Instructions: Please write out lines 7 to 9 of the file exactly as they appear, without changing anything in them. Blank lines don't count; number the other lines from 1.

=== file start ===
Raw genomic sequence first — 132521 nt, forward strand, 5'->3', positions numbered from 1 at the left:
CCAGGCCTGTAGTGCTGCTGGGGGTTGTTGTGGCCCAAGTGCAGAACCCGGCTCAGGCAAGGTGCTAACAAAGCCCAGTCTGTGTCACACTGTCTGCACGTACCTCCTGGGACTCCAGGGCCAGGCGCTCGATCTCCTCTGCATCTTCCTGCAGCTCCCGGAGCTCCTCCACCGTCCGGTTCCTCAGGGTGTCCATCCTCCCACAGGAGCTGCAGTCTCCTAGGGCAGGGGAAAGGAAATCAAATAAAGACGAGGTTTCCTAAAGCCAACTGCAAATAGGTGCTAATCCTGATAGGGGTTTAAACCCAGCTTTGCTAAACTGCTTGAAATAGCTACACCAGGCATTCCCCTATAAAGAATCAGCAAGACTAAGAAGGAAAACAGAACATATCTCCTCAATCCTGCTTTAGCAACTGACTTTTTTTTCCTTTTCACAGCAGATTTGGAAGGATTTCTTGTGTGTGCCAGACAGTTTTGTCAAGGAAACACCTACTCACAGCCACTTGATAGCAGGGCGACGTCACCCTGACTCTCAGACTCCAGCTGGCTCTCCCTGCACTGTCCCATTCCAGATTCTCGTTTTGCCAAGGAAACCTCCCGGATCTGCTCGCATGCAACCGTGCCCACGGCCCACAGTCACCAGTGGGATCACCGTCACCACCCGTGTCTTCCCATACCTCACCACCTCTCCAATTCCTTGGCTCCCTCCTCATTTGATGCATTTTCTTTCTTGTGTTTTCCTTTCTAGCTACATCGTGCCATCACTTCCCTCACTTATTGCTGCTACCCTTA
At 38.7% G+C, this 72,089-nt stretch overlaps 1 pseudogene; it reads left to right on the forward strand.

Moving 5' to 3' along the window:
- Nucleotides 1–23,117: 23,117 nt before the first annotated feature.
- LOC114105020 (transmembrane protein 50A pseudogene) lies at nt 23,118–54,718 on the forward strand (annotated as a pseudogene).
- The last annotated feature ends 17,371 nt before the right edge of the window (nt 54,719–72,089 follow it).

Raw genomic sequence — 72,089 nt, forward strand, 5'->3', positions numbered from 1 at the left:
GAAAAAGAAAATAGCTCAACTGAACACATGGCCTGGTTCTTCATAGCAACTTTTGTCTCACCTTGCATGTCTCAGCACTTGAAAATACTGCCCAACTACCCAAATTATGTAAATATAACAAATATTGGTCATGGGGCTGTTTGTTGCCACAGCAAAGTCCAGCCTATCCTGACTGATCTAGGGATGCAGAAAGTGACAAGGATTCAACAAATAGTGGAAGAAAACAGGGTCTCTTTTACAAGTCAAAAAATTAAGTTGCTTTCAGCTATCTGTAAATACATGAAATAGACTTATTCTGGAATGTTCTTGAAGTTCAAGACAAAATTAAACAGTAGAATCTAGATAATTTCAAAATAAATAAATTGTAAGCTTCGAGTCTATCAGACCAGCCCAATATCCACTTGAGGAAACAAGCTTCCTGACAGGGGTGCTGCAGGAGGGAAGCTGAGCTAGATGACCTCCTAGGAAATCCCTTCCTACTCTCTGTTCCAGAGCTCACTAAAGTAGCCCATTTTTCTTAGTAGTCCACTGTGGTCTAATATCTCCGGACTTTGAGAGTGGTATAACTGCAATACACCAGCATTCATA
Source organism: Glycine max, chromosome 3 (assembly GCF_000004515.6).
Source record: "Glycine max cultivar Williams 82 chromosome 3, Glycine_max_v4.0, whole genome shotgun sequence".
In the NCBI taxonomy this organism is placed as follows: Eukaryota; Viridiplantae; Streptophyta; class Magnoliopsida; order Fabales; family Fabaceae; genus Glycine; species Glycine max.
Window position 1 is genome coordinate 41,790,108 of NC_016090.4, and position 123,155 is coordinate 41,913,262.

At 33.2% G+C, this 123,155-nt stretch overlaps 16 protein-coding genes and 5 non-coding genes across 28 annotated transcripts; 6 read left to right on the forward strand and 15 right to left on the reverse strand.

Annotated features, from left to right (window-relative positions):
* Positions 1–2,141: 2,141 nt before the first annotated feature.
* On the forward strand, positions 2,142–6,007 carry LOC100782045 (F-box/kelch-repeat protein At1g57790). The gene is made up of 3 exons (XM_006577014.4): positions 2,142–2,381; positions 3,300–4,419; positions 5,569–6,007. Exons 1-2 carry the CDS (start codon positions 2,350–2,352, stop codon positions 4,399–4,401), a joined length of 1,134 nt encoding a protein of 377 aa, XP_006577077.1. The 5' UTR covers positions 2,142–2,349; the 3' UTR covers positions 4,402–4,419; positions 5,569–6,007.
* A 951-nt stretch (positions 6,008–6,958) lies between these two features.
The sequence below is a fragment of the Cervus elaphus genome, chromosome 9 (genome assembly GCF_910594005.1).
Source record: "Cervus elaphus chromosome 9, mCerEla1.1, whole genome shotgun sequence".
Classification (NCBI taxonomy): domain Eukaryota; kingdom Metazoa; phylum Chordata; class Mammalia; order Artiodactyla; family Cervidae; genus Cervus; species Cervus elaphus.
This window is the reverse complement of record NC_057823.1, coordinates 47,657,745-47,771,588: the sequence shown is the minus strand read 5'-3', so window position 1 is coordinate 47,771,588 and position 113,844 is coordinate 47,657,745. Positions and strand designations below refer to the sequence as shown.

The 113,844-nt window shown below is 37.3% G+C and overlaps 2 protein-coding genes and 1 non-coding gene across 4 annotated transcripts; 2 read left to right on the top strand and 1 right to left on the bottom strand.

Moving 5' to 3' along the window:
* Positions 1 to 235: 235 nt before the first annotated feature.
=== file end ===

- The last annotated feature ends 17,371 nt before the right edge of the window (nt 54,719–72,089 follow it).

Raw genomic sequence — 72,089 nt, forward strand, 5'->3', positions numbered from 1 at the left:
GAAAAAGAAAATAGCTCAACTGAACACATGGCCTGGTTCTTCATAGCAACTTTTGTCTCACCTTGCATGTCTCAGCACTTGAAAATACTGCCCAACTACCCAAATTATGTAAATATAACAAATATTGGTCATGGGGCTGTTTGTTGCCACAGCAAAGTCCAGCCTATCCTGACTGATCTAGGGATGCAGAAAGTGACAAGGATTCAACAAATAGTGGAAGAAAACAGGGTCTCTTTTACAAGTCAAAAAATTAAGTTGCTTTCAGCTATCTGTAAATACATGAAATAGACTTATTCTGGAATGTTCTTGAAGTTCAAGACAAAATTAAACAGTAGAATCTAGATAATTTCAAAATAAATAAATTGTAAGCTTCGAGTCTATCAGACCAGCCCAATATCCACTTGAGGAAACAAGCTTCCTGACAGGGGTGCTGCAGGAGGGAAGCTGAGCTAGATGACCTCCTAGGAAATCCCTTCCTACTCTCTGTTCCAGAGCTCACTAAAGTAGCCCATTTTTCTTAGTAGTCCACTGTGGTCTAATATCTCCGGACTTTGAGAGTGGTATAACTGCAATACACCAGCATTCATA